The Sign of the Cross (film)

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The Sign of the Cross
The sign of cross.jpg
original theatrical poster
Directed by Cecil B. DeMille
Produced by Cecil B. DeMille
Written by
Starring
Music by
Cinematography Karl Struss
Editing by Anne Bauchens
Distributed by Paramount Pictures
Release dates November 30, 1932
Running time 125 min
Country United States
Language English
Budget $650,000

The Sign of the Cross (1932) is a pre-Code epic film released by Paramount Pictures, produced and directed by Cecil B. DeMille from a screenplay by Waldemar Young and Sidney Buchman, and based on the original 1895 play by Wilson Barrett.

Both play and film have a strong resemblance to the novel Quo Vadis, and like the novel, take place in ancient Rome during the reign of Nero. The art direction and costume design were by Mitchell Leisen who also acted as assistant director. Karl Struss was nominated for an Academy Award for Best Cinematography.1

The film stars Fredric March, Elissa Landi, Claudette Colbert, and Charles Laughton, with Ian Keith and Arthur Hohl. The film is the third and last in DeMille's biblical trilogy with The Ten Commandments (1923) and The King of Kings (1927). It was filmed in Fresno, California.

Cast (in credits order)

Production notes

  • The famous scene in which Poppaea (Claudette Colbert) bathes in asses' milk took several days to shoot. DeMille announced to the press that real asses' milk was used; however, it was actually powdered cow's milk. After a few days under the hot lights, the milk turned sour, making it very unpleasant for Colbert to work in the stench.234
  • To save production expense during the Great Depression, existing sets were reused as well as costumes left over from the making of The Ten Commandments.5 DeMille also attempted to provide out-of-work actors jobs as extras such as the crowd arena scenes.5

Editing for reissue after enforcement of the production code

As with many other Pre-Code films that were reissued after the Production Code was strictly enforced in 1934, this film has a history of censorship. In the original version, Marcus Superbus (Fredric March) is unsuccessful in his desire to seduce Mercia (Elisa Landi), an innocent Christian girl. He then urges Ancaria (Joyzelle Joyner) to perform the erotic "Dance of the Naked Moon" that will "warm her into life".6 This "lesbian dance" was cut from the negative for a 1938 reissue, but was restored by MCA-Universal for its 1993 video release.7 Some gladiatorial combat footage was also cut for the 1938 reissue, as were arena sequences involving naked women being attacked by crocodiles and a gorilla. These were also restored in 1993.8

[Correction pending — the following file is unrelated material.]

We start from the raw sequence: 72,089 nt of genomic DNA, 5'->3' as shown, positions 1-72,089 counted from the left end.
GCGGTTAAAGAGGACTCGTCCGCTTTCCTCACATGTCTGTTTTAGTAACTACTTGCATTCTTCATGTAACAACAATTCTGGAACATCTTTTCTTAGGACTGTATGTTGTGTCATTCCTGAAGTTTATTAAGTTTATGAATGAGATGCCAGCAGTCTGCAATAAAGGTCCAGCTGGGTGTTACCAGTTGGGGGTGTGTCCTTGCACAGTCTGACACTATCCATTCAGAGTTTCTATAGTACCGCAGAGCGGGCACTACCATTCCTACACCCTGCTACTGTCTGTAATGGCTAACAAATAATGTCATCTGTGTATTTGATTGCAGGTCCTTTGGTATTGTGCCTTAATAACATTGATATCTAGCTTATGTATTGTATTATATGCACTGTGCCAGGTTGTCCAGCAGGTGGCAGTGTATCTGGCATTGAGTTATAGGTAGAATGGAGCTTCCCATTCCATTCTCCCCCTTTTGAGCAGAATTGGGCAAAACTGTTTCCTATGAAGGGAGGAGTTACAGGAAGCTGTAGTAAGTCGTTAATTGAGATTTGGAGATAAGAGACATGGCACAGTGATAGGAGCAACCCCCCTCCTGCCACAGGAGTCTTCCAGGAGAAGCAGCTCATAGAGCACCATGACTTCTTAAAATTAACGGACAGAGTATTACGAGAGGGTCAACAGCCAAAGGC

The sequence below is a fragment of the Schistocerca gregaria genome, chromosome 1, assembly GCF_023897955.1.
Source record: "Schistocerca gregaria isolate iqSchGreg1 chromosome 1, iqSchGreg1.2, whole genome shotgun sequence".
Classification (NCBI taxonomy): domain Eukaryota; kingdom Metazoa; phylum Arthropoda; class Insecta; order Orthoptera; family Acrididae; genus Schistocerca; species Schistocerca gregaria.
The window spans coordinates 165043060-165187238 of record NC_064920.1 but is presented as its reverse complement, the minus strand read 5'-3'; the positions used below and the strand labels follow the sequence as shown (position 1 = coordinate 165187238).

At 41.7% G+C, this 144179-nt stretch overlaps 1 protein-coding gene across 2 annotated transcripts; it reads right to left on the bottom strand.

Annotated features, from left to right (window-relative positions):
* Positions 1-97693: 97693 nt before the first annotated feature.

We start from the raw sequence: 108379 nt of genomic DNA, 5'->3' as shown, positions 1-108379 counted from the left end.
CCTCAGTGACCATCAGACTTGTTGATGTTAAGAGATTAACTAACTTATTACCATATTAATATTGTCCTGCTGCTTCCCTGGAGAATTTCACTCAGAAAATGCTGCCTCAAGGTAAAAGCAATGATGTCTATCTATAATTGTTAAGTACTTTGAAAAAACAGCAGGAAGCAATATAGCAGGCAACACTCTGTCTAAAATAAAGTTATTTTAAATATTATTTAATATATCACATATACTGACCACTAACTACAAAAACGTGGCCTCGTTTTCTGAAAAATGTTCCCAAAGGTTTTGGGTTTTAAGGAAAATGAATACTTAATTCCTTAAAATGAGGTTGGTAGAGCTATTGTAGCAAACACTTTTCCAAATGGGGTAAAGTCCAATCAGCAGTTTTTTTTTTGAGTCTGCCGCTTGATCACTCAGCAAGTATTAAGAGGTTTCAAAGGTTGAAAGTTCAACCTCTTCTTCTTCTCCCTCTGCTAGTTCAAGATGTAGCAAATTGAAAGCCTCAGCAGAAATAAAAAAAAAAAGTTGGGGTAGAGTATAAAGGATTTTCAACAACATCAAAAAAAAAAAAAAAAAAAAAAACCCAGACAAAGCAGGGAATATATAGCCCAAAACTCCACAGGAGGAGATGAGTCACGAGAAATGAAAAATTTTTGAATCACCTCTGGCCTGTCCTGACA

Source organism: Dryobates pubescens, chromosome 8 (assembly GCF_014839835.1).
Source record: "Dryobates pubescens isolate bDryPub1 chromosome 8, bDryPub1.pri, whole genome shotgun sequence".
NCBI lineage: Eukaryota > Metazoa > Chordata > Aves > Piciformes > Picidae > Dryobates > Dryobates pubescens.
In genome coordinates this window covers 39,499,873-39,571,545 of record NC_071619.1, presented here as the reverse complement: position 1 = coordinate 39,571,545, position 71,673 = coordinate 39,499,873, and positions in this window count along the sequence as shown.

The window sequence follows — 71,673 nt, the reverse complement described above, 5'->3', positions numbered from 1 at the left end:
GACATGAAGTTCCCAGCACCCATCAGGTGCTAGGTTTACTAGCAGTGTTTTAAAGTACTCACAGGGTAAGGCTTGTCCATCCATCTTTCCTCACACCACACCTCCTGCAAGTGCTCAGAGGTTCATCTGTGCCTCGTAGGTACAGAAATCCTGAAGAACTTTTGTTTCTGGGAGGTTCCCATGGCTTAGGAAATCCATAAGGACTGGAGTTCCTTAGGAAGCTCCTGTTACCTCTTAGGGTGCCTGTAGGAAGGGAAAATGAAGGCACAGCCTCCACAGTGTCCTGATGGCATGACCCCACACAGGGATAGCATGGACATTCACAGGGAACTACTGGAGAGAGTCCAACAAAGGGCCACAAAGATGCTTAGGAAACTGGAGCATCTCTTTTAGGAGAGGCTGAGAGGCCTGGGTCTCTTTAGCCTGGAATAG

DeMille himself supervised a new version for its 1944 rerelease. New footage with a World War II setting, featuring actor Stanley Ridges (who did not originally appear in the film) was added to make the film more topical. In the new prologue, a group of planes is seen flying over what was ancient Rome. The conversation of the soldiers in one of the planes leads directly into the film's original opening scene. The last few seconds of the edited version of the film showed the planes flying off into the distance, rather than simply fading out on the original closing scene of the movie.

For many years, this edited version was the only one available. The version now shown on Turner Classic Movies has been restored to the original 125 minute length by the UCLA Film and Television Archive with the help of the DeMille estate and Universal Pictures, which now owns most pre-1950 Paramount sound features.

Catholic Legion of Decency

The reaction of the Catholic Church in the United States to the content in this film and in Ann Vickers led to the 1934 formation of the Catholic Legion of Decency, an organization dedicated to identifying and combating objectionable content, from the point of view of the Church, in motion pictures.9

In Popular Culture

The Sign of The Cross appears in "Nor'easter", the third episode of the second season of the television series American Horror Story. In the episode, the film is shown to the residents of Briarcliff Mental Institution to distract them from a violent storm. Clips from the film are actually seen within the episode. As Briarcliff is a Catholic-run institution in the series, its inclusion in the episode runs counter to its Catholic censorship history; However, its use provides ironic counterpoint to several of the series' characters.

See also

References

Bibliography
Online sources

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